Author Archives: Kunal Batra

About Kunal Batra

Meet Kunal, Developer Evangelist at-large for SendGrid and home-grown New Jersey hacker. He previously ran General Machines, which developed Deaftel - a phone service for the deaf that converts voice to text and text back into voice over a phone call. Since March 2013, Kunal has been working as a Developer Evangelist at SendGrid, helping enable developers to get the tools and resources they need to make awesome, creative stuff.

Kunal Batra on Twitter

Articles Posted by Kunal


Make Your Mac Speak Incoming Emails

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There are a lot of great use cases and business applications of our Inbound Parse Webhook. But sometimes you just want to hack for fun. Since the Parse Webhook is interactive and real-time, it’s a good one for hacking. In this blog post we are going to mashup some Python, the Parse Webhook, ngrok and osascript to make your Mac speak incoming emails. Set Up Incoming Emails The general idea is: receive an email, have your machine speak the subject. To achieve the first part, we need to receive emails in our application, which is easy with the Parse Webhook.

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How to Get SMS Alerts When a User Opens an Email

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Has there ever been a time when you wanted to know if someone opened up an important email? Maybe you want to get a real-time alert when people mark your email as spam. Or perhaps get immediately notified if a user clicks on your email’s unsubscribe link. This is possible with our Event Webhook plus an SMS API of your choosing. In this example, I will showcase a small Python program that will receive event data from SendGrid and SMS alert a user with the Twilio API. Easy as One, Two, Three Log in to SendGrid and go to your

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Control Home Lighting with the Parse Webhook

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Our Parse webhook lets your application receive inbound email. The common use cases for this tend to be web app related. It’s awesome for creating applications like a support ticketing system or receiving data for a social or content management site. In this post, I’ll share how well it also works to control web-enabled hardware. Specifically, I’ll be using inbound email to control home lighting with the Philips Hue light bulbs. For the next few days, anyone can control the lights in my apartment and I’ve set up a livestream (embedded above) to show the current status. There is a

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Receive Inbound Email with MeteorJS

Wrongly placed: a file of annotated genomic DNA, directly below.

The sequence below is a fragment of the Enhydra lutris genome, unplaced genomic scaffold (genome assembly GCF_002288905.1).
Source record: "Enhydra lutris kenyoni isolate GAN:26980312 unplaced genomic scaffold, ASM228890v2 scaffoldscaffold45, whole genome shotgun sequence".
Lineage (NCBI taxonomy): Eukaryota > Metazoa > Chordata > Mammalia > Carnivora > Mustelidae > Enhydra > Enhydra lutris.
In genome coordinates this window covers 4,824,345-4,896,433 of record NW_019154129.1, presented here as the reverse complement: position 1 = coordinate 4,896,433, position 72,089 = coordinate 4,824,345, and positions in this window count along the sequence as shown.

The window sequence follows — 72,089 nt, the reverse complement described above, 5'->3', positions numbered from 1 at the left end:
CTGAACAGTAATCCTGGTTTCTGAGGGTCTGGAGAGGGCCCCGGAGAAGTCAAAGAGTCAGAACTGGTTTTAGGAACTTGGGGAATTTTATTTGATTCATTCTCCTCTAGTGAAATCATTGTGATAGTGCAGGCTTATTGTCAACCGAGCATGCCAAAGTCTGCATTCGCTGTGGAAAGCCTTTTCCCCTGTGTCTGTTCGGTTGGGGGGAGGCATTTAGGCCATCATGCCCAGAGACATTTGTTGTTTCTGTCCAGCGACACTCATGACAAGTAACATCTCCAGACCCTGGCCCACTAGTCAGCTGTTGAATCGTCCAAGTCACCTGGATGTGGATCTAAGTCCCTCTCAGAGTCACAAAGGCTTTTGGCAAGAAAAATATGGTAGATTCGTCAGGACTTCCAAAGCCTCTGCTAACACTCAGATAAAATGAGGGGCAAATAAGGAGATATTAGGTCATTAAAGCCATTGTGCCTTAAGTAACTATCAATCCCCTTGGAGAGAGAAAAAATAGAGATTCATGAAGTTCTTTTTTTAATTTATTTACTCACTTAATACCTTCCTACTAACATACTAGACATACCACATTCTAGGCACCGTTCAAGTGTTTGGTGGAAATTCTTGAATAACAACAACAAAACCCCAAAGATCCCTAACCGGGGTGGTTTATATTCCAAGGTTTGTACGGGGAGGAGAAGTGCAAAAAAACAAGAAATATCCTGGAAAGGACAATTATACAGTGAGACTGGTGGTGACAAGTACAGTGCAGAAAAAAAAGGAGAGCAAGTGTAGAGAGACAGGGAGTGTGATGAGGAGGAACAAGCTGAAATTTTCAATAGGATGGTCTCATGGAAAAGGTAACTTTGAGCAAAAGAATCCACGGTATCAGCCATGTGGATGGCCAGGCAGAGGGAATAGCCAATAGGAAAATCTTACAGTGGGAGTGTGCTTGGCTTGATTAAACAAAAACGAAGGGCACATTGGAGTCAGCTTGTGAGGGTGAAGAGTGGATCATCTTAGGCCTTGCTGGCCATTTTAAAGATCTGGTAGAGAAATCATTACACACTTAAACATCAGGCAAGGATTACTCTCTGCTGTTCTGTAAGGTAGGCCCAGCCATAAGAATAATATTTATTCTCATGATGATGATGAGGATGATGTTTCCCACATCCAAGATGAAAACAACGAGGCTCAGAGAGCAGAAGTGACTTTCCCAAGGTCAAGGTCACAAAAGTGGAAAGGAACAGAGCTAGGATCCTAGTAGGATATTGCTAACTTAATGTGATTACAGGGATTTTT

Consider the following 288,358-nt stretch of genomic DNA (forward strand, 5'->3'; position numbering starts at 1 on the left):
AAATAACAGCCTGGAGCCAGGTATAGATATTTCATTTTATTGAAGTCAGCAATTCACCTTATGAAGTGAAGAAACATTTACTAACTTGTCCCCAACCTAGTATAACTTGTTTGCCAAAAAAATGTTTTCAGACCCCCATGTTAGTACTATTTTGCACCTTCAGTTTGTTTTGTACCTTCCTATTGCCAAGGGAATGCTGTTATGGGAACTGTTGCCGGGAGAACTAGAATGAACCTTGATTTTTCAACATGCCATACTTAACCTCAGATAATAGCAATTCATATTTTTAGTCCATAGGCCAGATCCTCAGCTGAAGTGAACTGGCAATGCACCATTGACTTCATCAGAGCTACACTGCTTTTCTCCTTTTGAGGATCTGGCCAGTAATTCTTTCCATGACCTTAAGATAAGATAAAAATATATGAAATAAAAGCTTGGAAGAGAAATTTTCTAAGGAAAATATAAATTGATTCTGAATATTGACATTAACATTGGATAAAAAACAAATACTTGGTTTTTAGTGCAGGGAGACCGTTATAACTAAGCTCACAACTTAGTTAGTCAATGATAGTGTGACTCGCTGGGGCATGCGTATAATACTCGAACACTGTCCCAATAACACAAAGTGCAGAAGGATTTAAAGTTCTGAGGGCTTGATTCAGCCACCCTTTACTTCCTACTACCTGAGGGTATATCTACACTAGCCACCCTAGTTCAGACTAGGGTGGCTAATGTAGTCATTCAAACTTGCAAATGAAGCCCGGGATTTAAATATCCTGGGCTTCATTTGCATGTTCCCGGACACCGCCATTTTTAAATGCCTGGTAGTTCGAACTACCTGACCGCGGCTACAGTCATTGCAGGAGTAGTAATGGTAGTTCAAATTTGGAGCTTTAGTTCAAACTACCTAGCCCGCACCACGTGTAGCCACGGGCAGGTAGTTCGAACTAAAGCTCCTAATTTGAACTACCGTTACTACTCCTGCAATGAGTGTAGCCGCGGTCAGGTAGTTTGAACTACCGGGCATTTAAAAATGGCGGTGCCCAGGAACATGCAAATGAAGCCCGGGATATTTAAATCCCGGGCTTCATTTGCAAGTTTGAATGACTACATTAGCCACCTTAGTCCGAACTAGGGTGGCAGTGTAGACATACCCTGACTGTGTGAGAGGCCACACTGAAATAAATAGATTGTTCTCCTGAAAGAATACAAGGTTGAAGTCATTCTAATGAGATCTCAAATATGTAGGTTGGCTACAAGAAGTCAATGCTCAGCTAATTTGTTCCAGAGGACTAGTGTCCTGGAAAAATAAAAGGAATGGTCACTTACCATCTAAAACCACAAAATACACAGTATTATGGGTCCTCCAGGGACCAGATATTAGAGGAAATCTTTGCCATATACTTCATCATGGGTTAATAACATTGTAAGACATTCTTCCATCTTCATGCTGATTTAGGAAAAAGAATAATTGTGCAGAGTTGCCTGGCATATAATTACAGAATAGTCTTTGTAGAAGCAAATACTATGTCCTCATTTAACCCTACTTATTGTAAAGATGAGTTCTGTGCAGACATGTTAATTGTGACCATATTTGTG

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Meteor is a relatively new JavaScript framework that is becoming quite popular. It lets you build real-time web apps rapidly. My fellow developer evangelist @scottmotte has already written about how you send email with Meteor. In this blog post, I want to expand on this and showcase how your Meteor application can receive inbound email, as well. Route Requests with Meteorite To receive email, you can use SendGrid’s inbound Parse Webhook. This will POST new emails to any URL you specify. Since we want to receive email with Meteor, we need to add a Meteor route. Once you have Meteor

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Check Spam Using the Parse Webhook

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One of my favorite parts of SendGrid is our Parse Webhook. It’s a great tool that enables your applications to receive incoming email. One of the lesser known features of the API is the spam_report and spam_score parameters. Every time your application receives an email through the Parse Webhook, SendGrid uses SpamAssassin and generates a score and report based on the content. We then post those pieces of data to your application along with the other parts of the email. This is useful to discard emails that are spam and avoid your application from having to process junk mail. Try

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How to Hide Text in Email Attachments

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Take a look at the two photos above. Do you notice any differences between them? The image on the left is just an ordinary .jpeg file. While the photo on the right has a secret message encoded into it: The first 5 people to email kunal@sendgrid.com with their… To get the rest of that message make sure to download that image and follow the instructions below on how to do decode. This also works on .wav files as well. Take a listen to both of them and see if you can figure out which one has the secret message encoded

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Need a Mobile Backend? Try OpenShift.

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Are you in the process of building a mobile app or have created one in which you require some information or data to be stored off device? Do you need a server-side component to store stats, high scores, or maybe even location-based information? Perhaps you have users who need to interact with each other. Certainly there are situations in which you can have applications that can be self-contained (the calculator app probably doesn’t store anything on the server) but most modern apps are not going to be like that. When you’re exchanging a lot of data it makes life a

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